Felix’s First Rule of Movies states that "films are always better on their
opening weekend". Well, if that’s true, then maybe there’s a case for adding
to the Ten
Worst Films of All Time list. Because I went to see it this weekend, and
it was really bad.
The good news, insofar as there is any, is that the gross for the sequel was
lower than the opening weekend of the original – something which rarely
happens with Hollywood blockbusters. This gives me some hope: that a franchise
can’t just exist in thin air, as it were, but actually needs some kind of structure
behind it if it is to succeed.
Charlie’s Angels: Full Throttle, you see, is a bit like the Scream
films: its primary interest is in spoofing the competition. Unlike the Scream
franchise, however, it seems to have forgotten that there has to be some substance
to the film as well. The tipping-of-the-cap to just about every action movie
ever made is all well and good, but ultimately only serves to remind us how
good many of the referenced films are, especially in contrast to the incoherent
mess we’re currently stuck with.
The tone is set in the pre-credit sequence, which does a great job quoting
everything from Raiders of the Lost Ark to three or four different
Bond films, but which ends with a CGI sequence of such physical impossibility
that the eponymous girls are essentially treated as superheroes. If they can
do that, then to all intents and purposes they are untouchable, immortal, safe
from any harm. Which, of course, makes the rest of the movie utterly pointless,
since there’s no dramatic tension any more.
I’m not sure this wasn’t deliberate. Freed from the mundane necessities of
plot, tension or character development, the director, McG, can indulge whatever
visual fantasies he likes. Cameron Diaz doing a striptease with the aid of her
two fellow Angels? Throw it in there. In fact, let’s have all three Angels completely
naked at one point, especially since we can do a bit of Terminator-quoting at
the same time! Demi Moore in a swimsuit? And then later with Face/Off-style
gold-plated handguns? Yeah, baby!
The worst thing about Matrix Reloaded was that the action sequences,
although technically impressive, carried no emotional punch. Keanu fighting
baddies isn’t interesting, because we know the outcome in advance: he always
wins. (Only when Keanu’s quite literally out of the picture, during the car
chase, do things really get exciting.) In Charlie’s Angels, the goodies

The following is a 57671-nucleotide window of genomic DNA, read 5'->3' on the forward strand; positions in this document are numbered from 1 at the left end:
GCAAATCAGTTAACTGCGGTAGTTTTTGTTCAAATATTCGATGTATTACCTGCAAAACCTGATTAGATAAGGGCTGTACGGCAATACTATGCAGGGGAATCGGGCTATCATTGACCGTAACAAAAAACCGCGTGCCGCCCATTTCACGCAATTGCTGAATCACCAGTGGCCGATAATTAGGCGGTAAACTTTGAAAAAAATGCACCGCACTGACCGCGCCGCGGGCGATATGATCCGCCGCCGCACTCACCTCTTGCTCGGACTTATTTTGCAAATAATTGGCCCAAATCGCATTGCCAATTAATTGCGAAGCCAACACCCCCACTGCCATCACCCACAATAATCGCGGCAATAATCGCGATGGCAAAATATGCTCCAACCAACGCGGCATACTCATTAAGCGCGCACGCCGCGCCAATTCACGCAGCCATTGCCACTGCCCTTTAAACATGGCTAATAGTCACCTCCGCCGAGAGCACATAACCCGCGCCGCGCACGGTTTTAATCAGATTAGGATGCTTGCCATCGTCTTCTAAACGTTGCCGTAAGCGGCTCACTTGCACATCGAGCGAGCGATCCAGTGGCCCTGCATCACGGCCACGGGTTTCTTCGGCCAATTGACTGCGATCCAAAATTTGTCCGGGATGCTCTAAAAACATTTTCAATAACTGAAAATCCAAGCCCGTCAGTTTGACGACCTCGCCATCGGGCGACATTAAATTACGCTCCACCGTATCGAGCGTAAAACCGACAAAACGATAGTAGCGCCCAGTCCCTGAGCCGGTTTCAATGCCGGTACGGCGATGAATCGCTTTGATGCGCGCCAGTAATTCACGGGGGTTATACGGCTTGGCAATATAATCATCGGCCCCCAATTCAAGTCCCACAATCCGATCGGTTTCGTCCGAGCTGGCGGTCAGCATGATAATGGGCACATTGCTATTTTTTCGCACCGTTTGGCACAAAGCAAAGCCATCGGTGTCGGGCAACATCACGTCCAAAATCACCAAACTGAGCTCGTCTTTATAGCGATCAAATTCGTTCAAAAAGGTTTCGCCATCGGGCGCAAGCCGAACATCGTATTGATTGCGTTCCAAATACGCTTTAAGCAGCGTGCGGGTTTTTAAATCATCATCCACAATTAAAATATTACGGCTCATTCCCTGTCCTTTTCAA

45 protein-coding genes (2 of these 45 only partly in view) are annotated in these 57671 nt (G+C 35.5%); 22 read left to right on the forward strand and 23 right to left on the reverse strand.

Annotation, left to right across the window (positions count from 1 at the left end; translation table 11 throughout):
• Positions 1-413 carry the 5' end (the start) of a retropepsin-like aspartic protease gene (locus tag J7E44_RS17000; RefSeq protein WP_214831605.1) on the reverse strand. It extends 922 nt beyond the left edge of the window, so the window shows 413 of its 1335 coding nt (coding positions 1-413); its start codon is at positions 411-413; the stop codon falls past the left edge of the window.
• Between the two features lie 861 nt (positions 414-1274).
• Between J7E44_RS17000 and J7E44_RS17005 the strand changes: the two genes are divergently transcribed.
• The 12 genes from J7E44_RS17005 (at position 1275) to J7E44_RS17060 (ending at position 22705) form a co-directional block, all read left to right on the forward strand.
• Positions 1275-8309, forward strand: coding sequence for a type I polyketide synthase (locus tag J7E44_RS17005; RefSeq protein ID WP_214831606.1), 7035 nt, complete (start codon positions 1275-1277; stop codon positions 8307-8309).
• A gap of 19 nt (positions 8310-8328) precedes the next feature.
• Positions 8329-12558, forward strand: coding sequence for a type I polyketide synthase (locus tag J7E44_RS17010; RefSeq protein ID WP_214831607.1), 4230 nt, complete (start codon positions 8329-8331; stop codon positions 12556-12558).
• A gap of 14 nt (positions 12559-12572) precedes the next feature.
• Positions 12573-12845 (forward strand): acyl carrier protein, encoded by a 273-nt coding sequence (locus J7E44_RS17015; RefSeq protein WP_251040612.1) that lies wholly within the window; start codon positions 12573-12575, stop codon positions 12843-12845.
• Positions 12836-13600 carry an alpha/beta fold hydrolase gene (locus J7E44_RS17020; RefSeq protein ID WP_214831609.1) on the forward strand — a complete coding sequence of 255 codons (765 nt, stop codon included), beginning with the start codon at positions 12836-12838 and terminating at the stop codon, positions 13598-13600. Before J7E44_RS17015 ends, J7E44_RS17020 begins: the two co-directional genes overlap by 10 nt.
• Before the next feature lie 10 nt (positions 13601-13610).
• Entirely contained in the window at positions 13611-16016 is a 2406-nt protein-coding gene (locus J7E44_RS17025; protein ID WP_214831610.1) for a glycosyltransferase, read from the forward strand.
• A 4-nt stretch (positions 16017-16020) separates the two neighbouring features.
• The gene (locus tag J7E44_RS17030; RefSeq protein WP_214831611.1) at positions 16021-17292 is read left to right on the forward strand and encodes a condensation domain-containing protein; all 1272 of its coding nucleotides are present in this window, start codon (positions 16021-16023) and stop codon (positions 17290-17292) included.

have a few more setbacks along the way, but there also aren’t any really cool
sequences, either. There’s a very long motocross chase which even the insertion
of bullet-time cinematography in the middle can’t save, and by the time we reach
the end of the film, we’re bored stupid. Cheap jokes are only funny when they
serve to defuse tension: without tension, they’re just juvenile.
Although it has long been commonplace to pan the Hollywood blockbuster as brainless
escapism, in fact the most successful films in the genre do have structure,
plot, and even some semblance of a narrative arc. Part of the reason that The
Matrix became such an important film was that it didn’t shy away from big
ideas; they added to the excitement of seeing action in a whole new way. Spiderman
was a mess, but at least it told a story; dreck like Tomb Raider, on
the other hand, is much less successful because it tries to replace plot with
action sequences. And Charlie’s Angels, with nary an exciting or memorable
action sequence in the whole film, tries to replace plot with post-modern appropriation
and pre-modern jokes.
What I’m hoping is that the disappointing box-office performance of Charlie’s
Angels will help drive Hollywood back to action-movie basics. Some of the
greatest action films of all time (Die Hard, Speed) have actually
had very little in the way of high-budget set-piece stunts: there are maybe
one or two in all. What they have instead is a focused directorial vision, a
taut structure, and a rapt audience. By contrast, you can wander out of Charlie’s Angels
and come back half an hour later without missing anything important: that’s
bad in any movie.
Indiana Jones and James Bond can be funny because they’ve earned it. For one
thing, both heroes always suffer during the course of their movies; none of
the Angels ever does. If Indy is a well-marbled steak, then the Angels are nothing
but fat: all flavour and no muscle. I think I speak for millions of moviegoers
when I say we want something meatier.